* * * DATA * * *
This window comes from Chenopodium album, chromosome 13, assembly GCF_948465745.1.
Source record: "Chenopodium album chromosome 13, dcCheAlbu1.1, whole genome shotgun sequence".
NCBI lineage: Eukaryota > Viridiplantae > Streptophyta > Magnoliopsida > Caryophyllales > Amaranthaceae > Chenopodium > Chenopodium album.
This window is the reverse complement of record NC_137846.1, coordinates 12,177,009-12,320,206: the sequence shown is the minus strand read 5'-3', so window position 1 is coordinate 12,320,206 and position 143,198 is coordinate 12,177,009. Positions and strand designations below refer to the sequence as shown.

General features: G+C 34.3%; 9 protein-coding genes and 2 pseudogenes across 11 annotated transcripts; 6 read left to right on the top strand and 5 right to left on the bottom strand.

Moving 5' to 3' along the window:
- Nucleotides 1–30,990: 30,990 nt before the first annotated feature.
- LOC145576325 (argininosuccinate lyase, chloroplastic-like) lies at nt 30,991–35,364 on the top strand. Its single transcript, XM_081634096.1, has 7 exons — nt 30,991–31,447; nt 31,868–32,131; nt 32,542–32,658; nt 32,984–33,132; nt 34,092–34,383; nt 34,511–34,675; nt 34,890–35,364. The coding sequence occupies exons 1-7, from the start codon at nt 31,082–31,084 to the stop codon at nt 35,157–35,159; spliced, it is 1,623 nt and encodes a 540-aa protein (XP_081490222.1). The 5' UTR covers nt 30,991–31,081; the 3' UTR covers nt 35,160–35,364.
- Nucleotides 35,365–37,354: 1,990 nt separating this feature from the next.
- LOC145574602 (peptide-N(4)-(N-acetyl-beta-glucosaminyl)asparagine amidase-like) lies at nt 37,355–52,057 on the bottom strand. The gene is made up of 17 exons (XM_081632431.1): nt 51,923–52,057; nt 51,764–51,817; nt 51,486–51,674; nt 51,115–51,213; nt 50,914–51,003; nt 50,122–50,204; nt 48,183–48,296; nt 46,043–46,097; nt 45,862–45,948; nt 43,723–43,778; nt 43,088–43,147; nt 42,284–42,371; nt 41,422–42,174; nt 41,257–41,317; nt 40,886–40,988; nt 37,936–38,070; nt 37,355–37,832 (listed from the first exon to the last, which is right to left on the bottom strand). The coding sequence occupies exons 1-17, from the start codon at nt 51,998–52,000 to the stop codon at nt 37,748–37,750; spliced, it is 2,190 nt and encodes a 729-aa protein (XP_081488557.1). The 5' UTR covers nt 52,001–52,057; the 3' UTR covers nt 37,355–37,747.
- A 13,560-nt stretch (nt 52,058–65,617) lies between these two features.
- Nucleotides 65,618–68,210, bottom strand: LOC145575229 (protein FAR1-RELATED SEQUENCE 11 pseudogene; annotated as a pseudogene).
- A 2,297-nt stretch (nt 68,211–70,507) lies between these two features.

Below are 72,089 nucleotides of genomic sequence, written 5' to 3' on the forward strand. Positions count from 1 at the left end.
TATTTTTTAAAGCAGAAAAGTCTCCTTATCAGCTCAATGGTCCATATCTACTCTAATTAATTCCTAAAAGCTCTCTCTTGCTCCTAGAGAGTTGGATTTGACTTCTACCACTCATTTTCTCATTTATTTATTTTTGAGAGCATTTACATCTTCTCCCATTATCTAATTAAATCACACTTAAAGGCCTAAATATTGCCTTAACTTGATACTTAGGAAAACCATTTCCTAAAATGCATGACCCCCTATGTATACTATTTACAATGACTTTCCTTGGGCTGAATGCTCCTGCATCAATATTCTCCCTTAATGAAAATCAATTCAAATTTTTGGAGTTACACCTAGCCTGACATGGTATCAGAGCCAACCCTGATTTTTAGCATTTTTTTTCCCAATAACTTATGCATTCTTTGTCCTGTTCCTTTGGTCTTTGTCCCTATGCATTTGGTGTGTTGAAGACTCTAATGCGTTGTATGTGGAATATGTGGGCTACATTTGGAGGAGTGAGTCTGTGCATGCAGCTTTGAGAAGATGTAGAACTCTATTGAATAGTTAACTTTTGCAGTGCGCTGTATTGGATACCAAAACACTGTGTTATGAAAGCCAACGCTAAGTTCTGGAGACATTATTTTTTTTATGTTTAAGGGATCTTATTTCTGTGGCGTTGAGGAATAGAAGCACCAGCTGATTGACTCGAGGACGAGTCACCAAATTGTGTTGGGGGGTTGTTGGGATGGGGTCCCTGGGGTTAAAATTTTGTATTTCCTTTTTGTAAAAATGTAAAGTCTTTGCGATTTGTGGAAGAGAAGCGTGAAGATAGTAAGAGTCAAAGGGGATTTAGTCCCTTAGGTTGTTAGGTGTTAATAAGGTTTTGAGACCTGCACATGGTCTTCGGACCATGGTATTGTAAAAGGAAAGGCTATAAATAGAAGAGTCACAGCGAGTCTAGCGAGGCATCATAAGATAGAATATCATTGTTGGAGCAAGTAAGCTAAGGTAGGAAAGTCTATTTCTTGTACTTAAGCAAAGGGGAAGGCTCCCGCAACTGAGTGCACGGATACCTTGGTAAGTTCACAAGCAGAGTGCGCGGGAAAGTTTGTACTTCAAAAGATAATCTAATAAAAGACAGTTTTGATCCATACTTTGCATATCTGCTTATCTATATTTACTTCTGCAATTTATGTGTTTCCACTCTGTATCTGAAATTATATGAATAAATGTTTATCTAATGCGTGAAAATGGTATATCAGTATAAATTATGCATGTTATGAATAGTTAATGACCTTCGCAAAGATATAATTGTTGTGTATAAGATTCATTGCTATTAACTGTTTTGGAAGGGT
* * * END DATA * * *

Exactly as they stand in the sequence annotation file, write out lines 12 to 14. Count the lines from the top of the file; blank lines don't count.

- Nucleotides 65,618–68,210, bottom strand: LOC145575229 (protein FAR1-RELATED SEQUENCE 11 pseudogene; annotated as a pseudogene).
- A 2,297-nt stretch (nt 68,211–70,507) lies between these two features.

Below are 72,089 nucleotides of genomic sequence, written 5' to 3' on the forward strand. Positions count from 1 at the left end.